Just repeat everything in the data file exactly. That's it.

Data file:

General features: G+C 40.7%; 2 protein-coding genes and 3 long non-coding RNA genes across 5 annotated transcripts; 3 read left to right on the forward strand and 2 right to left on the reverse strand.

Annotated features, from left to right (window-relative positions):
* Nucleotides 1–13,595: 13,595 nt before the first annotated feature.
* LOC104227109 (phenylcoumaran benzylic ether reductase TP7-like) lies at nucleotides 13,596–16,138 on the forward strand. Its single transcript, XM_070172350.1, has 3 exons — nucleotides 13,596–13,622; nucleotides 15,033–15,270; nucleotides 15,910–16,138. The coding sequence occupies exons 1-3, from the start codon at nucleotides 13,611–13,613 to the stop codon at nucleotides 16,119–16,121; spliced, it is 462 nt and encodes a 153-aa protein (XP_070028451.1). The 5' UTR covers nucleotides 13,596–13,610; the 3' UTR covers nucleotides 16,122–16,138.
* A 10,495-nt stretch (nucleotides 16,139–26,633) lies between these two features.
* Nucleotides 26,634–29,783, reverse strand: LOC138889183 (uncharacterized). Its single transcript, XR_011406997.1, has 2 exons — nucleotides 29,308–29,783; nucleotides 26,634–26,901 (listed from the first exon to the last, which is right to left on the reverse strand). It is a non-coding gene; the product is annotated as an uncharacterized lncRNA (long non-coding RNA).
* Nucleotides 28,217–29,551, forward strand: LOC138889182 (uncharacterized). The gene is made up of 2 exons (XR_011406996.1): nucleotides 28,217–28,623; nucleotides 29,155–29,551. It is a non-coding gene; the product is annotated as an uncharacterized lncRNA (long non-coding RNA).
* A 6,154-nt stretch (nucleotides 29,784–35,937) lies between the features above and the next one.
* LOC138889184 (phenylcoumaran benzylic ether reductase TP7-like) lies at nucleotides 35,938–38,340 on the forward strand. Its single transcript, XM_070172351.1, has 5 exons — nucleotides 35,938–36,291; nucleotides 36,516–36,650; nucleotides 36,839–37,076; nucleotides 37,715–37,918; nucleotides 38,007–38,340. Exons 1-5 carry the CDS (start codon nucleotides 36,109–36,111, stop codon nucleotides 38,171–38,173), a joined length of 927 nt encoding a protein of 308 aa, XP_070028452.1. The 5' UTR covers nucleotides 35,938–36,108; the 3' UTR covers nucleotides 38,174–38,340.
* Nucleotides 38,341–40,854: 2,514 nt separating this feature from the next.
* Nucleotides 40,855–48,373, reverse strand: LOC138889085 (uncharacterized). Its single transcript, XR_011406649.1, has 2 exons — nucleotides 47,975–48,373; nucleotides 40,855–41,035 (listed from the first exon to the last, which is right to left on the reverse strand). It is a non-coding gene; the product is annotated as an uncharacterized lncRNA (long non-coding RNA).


General features: G+C 40.7%; 2 protein-coding genes and 3 long non-coding RNA genes across 5 annotated transcripts; 3 read left to right on the forward strand and 2 right to left on the reverse strand.

Annotated features, from left to right (window-relative positions):
* Nucleotides 1–13,595: 13,595 nt before the first annotated feature.
* LOC104227109 (phenylcoumaran benzylic ether reductase TP7-like) lies at nucleotides 13,596–16,138 on the forward strand. Its single transcript, XM_070172350.1, has 3 exons — nucleotides 13,596–13,622; nucleotides 15,033–15,270; nucleotides 15,910–16,138. The coding sequence occupies exons 1-3, from the start codon at nucleotides 13,611–13,613 to the stop codon at nucleotides 16,119–16,121; spliced, it is 462 nt and encodes a 153-aa protein (XP_070028451.1). The 5' UTR covers nucleotides 13,596–13,610; the 3' UTR covers nucleotides 16,122–16,138.
* A 10,495-nt stretch (nucleotides 16,139–26,633) lies between these two features.
* Nucleotides 26,634–29,783, reverse strand: LOC138889183 (uncharacterized). Its single transcript, XR_011406997.1, has 2 exons — nucleotides 29,308–29,783; nucleotides 26,634–26,901 (listed from the first exon to the last, which is right to left on the reverse strand). It is a non-coding gene; the product is annotated as an uncharacterized lncRNA (long non-coding RNA).
* Nucleotides 28,217–29,551, forward strand: LOC138889182 (uncharacterized). The gene is made up of 2 exons (XR_011406996.1): nucleotides 28,217–28,623; nucleotides 29,155–29,551. It is a non-coding gene; the product is annotated as an uncharacterized lncRNA (long non-coding RNA).
* A 6,154-nt stretch (nucleotides 29,784–35,937) lies between the features above and the next one.
* LOC138889184 (phenylcoumaran benzylic ether reductase TP7-like) lies at nucleotides 35,938–38,340 on the forward strand. Its single transcript, XM_070172351.1, has 5 exons — nucleotides 35,938–36,291; nucleotides 36,516–36,650; nucleotides 36,839–37,076; nucleotides 37,715–37,918; nucleotides 38,007–38,340. Exons 1-5 carry the CDS (start codon nucleotides 36,109–36,111, stop codon nucleotides 38,171–38,173), a joined length of 927 nt encoding a protein of 308 aa, XP_070028452.1. The 5' UTR covers nucleotides 35,938–36,108; the 3' UTR covers nucleotides 38,174–38,340.
* Nucleotides 38,341–40,854: 2,514 nt separating this feature from the next.
* Nucleotides 40,855–48,373, reverse strand: LOC138889085 (uncharacterized). Its single transcript, XR_011406649.1, has 2 exons — nucleotides 47,975–48,373; nucleotides 40,855–41,035 (listed from the first exon to the last, which is right to left on the reverse strand). It is a non-coding gene; the product is annotated as an uncharacterized lncRNA (long non-coding RNA).